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Doing Economics: Enhancing Skills through a Process-Oriented Senior Research Course


  • KimMarie McGoldrick


The author describes a senior-level course designed to promote student skills in "acting like economists." Although most departments offer senior-level courses, this one is unique in that it was developed on the basis of learning as opposed to content objectives, assignments are designed to reinforce and further develop research skills through a project of the student's choosing, and it more closely models what it means to "act like an economist" (W. L. Hansen 2006). The author discusses the development of this course and its unique features, the research process followed by students and the outcomes generated, and some of the advantages and disadvantages associated with this form of senior research course.

Suggested Citation

  • KimMarie McGoldrick, 2008. "Doing Economics: Enhancing Skills through a Process-Oriented Senior Research Course," The Journal of Economic Education, Taylor & Francis Journals, vol. 39(4), pages 342-356, September.
  • Handle: RePEc:taf:jeduce:v:39:y:2008:i:4:p:342-356 DOI: 10.3200/JECE.39.4.342-356

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    References listed on IDEAS

    1. Byron W. Brown & Carl E. Liedholm, 2002. "Can Web Courses Replace the Classroom in Principles of Microeconomics?," American Economic Review, American Economic Association, vol. 92(2), pages 444-448, May.
    2. Coates, Dennis & Humphreys, Brad R. & Kane, John & Vachris, Michelle A., 2004. ""No significant distance" between face-to-face and online instruction: evidence from principles of economics," Economics of Education Review, Elsevier, vol. 23(5), pages 533-546, October.
    3. Oaxaca, Ronald, 1973. "Male-Female Wage Differentials in Urban Labor Markets," International Economic Review, Department of Economics, University of Pennsylvania and Osaka University Institute of Social and Economic Research Association, vol. 14(3), pages 693-709, October.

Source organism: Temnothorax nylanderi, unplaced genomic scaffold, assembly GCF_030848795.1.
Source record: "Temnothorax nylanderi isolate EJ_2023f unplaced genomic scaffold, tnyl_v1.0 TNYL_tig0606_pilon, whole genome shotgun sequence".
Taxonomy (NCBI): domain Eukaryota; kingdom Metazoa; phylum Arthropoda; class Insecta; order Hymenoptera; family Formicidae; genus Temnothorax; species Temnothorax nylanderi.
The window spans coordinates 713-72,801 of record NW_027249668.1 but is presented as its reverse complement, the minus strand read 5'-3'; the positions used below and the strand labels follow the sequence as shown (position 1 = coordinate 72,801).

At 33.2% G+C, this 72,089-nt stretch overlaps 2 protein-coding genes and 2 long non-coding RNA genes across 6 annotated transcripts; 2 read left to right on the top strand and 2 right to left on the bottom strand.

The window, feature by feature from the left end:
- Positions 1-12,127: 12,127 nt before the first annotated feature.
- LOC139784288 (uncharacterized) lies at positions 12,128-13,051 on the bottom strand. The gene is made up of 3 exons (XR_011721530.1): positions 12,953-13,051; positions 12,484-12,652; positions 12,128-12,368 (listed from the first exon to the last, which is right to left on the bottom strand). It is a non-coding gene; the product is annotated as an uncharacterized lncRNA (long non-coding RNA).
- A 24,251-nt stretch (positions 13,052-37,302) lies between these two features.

4. Peter Navarro, 2000. "Economics in the Cyberclassroom," Journal of Economic Perspectives, American Economic Association, vol. 14(2), pages 119-132, Spring.
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    Citations are extracted by the CitEc Project, subscribe to its RSS feed for this item.

    Cited by:

    1. W. Lee Hansen, 2011. "An Expected Proficiencies Approach to the Economics Major," Chapters,in: International Handbook on Teaching and Learning Economics, chapter 17 Edward Elgar Publishing.
    2. Juan Luis Jiménez & Jordi Perdiguero & Ancor Suárez, 2011. "Debating as a classroom tool for adapting learning outcomes to the European higher education area," IREA Working Papers 201109, University of Barcelona, Research Institute of Applied Economics, revised Jun 2011.
    3. repec:aea:aecrev:v:107:y:2017:i:5:p:655-59 is not listed on IDEAS
    4. Li, Ishuan & Simonson, Robert D., 2016. "The value of a redesigned program and capstone course in economics," International Review of Economics Education, Elsevier, vol. 22(C), pages 48-58.

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